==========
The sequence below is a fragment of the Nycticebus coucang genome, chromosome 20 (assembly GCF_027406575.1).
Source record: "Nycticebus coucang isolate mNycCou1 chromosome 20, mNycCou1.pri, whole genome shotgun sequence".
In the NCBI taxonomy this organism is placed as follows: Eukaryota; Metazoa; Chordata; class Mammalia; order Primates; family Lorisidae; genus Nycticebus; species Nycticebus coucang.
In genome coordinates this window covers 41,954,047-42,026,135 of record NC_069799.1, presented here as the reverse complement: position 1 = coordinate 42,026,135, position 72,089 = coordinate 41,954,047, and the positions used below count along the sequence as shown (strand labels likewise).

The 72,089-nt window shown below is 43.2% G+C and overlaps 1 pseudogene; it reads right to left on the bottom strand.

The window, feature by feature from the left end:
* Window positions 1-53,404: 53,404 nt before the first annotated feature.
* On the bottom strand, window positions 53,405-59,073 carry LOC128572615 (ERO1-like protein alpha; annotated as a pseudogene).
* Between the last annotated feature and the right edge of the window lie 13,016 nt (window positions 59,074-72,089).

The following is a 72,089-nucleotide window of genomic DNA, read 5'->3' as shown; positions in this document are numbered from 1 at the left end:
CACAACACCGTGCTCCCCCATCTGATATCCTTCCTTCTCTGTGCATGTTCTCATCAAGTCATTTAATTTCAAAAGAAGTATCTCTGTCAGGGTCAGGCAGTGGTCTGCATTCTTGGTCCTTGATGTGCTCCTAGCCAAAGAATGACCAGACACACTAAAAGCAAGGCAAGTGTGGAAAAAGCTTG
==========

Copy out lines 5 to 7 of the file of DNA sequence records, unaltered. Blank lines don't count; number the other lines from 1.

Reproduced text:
The 72,089-nt window shown below is 43.2% G+C and overlaps 1 pseudogene; it reads right to left on the bottom strand.

The window, feature by feature from the left end:
* Window positions 1-53,404: 53,404 nt before the first annotated feature.